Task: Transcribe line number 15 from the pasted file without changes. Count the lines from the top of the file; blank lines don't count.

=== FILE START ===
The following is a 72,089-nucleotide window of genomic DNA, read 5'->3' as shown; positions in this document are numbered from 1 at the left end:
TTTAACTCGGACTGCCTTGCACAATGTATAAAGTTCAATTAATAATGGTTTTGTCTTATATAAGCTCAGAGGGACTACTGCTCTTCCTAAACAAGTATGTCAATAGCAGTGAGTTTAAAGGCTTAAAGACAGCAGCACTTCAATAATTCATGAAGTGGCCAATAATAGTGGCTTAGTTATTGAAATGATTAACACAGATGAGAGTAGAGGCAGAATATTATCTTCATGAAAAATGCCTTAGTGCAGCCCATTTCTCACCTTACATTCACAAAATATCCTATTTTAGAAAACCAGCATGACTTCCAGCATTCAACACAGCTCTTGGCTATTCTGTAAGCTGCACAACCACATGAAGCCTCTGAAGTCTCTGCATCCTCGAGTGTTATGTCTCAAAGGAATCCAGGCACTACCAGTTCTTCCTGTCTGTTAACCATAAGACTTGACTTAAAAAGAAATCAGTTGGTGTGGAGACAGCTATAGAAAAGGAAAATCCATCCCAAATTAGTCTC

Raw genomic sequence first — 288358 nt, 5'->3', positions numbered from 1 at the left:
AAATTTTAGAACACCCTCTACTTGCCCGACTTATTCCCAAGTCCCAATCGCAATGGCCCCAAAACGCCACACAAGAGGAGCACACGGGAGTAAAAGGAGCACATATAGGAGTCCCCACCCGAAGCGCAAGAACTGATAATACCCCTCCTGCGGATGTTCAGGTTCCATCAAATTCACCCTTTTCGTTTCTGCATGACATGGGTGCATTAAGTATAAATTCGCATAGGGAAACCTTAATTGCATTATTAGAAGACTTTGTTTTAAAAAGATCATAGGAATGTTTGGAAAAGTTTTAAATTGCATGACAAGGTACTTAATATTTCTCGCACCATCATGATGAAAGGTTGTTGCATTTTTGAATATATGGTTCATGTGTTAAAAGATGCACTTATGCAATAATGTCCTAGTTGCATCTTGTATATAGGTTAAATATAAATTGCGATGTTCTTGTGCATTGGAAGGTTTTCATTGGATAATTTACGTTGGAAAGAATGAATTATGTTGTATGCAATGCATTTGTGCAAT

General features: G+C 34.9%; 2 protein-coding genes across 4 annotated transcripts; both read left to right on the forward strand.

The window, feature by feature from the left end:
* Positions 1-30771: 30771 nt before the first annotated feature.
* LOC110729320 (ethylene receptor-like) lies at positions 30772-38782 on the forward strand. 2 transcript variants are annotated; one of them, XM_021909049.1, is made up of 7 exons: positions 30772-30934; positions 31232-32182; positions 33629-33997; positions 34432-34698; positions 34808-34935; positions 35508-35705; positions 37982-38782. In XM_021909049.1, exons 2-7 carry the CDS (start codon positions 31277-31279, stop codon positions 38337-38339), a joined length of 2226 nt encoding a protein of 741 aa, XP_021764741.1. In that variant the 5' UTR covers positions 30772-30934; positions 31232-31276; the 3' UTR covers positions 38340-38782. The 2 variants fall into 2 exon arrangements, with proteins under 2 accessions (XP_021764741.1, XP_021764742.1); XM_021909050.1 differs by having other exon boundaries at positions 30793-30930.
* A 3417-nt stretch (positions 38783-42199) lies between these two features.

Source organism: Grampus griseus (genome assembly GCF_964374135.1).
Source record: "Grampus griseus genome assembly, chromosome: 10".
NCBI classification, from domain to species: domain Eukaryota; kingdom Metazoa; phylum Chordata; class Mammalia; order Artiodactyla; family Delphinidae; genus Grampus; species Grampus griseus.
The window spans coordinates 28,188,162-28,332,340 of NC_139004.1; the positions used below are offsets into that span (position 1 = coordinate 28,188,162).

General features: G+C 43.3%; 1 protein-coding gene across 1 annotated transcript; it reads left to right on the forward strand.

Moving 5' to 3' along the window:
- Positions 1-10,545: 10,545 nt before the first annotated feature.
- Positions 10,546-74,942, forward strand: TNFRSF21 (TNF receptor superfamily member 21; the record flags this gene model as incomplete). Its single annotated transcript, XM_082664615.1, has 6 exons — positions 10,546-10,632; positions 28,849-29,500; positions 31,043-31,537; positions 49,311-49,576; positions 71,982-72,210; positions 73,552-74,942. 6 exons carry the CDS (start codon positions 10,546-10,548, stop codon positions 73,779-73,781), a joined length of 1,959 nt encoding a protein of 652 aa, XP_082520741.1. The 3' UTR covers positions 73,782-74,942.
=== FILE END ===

Moving 5' to 3' along the window: